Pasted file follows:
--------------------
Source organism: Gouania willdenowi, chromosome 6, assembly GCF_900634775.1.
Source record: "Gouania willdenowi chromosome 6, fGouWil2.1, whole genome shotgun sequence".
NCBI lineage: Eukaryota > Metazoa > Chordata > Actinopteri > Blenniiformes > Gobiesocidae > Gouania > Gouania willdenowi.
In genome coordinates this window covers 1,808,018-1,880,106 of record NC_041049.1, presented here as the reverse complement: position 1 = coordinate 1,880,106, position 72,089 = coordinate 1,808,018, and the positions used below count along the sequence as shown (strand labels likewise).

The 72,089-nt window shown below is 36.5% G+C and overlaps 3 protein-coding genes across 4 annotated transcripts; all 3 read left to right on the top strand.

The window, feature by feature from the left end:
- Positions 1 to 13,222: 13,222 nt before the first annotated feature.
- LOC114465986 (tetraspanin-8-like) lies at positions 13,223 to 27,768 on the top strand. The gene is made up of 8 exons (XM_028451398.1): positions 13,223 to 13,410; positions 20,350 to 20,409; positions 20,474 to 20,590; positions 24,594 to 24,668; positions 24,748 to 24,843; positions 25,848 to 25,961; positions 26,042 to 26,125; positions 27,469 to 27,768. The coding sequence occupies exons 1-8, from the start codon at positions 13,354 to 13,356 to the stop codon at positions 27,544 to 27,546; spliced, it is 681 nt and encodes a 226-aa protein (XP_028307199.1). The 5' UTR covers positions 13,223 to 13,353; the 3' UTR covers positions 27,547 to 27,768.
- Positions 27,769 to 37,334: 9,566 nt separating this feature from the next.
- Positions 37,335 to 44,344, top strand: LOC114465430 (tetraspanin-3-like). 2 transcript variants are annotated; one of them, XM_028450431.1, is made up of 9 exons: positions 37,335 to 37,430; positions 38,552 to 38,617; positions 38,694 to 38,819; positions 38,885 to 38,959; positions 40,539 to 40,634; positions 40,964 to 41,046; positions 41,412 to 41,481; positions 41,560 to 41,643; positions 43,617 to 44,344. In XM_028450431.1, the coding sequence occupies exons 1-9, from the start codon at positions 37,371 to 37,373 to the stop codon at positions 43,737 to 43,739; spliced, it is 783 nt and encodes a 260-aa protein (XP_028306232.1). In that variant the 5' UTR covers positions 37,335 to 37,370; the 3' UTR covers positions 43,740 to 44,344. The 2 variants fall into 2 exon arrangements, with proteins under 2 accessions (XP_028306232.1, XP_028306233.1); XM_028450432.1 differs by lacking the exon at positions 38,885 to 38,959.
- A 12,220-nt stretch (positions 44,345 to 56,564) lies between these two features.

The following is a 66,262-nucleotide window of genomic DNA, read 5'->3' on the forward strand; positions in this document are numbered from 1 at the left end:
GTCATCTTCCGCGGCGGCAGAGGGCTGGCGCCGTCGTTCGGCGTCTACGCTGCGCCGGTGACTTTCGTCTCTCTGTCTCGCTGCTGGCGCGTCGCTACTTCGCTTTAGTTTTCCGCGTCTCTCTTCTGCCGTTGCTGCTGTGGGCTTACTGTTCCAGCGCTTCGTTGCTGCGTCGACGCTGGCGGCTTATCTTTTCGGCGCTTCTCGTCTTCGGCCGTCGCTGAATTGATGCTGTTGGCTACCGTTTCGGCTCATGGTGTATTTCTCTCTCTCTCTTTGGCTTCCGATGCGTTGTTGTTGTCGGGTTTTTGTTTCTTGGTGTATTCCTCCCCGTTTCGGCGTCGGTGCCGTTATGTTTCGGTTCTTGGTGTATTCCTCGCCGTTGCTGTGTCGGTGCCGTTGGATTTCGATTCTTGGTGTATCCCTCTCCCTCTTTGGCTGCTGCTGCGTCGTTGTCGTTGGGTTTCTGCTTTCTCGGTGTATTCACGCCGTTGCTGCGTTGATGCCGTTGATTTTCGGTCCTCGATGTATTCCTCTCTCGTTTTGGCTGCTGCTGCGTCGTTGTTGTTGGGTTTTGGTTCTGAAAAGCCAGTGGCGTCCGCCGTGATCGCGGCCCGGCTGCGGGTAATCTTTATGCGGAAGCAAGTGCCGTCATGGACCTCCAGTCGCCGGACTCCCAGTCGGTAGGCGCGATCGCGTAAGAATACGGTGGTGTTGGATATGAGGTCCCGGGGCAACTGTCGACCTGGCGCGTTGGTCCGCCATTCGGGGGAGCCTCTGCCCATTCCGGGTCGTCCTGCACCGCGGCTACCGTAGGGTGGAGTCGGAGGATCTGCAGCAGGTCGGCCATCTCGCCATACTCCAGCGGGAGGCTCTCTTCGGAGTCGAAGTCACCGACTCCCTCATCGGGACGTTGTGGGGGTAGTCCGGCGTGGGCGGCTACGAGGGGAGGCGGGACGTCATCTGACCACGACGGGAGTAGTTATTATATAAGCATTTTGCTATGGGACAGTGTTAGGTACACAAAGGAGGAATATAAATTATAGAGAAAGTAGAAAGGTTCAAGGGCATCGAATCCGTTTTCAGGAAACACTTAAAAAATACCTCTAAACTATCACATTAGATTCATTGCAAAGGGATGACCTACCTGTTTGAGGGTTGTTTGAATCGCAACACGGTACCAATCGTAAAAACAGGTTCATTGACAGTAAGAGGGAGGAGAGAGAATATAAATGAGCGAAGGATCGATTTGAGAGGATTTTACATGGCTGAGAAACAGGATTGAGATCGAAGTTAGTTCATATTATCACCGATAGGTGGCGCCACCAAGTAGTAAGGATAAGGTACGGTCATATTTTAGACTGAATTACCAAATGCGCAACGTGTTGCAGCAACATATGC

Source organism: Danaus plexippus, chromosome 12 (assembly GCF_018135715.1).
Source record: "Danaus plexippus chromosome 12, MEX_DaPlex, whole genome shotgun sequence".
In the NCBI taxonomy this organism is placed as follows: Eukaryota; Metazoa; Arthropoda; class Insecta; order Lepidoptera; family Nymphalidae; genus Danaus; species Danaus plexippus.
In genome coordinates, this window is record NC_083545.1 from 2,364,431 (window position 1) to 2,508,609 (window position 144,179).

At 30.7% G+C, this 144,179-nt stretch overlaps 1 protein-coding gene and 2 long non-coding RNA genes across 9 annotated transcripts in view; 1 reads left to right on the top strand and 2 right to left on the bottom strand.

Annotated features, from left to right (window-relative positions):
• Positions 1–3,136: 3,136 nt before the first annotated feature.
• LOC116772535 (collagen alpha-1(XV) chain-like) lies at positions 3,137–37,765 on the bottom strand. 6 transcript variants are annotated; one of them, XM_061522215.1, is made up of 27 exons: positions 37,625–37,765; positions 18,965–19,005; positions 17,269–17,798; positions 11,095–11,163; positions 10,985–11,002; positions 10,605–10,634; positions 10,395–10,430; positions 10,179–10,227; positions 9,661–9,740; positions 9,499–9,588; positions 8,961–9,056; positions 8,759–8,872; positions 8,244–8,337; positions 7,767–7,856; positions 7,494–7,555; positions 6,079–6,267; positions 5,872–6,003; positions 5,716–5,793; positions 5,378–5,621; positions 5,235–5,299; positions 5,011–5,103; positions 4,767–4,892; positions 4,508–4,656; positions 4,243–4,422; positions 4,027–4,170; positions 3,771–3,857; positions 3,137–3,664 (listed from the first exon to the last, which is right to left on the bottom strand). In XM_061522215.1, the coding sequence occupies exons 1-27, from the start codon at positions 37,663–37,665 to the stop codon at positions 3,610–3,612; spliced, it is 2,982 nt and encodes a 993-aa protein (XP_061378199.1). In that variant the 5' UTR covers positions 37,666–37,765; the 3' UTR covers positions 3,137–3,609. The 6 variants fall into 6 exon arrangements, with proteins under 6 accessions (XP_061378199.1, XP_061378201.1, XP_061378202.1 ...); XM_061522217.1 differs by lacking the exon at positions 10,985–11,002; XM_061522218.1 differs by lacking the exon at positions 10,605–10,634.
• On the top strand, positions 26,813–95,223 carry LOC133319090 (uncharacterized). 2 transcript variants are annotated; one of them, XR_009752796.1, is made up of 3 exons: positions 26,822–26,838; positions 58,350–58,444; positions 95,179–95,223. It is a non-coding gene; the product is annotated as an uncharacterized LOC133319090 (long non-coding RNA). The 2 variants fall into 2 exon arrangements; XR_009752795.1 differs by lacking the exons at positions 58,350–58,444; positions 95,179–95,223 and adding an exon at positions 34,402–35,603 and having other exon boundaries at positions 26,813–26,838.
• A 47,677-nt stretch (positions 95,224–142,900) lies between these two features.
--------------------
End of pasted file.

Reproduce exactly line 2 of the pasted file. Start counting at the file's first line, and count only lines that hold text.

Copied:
Source record: "Gouania willdenowi chromosome 6, fGouWil2.1, whole genome shotgun sequence".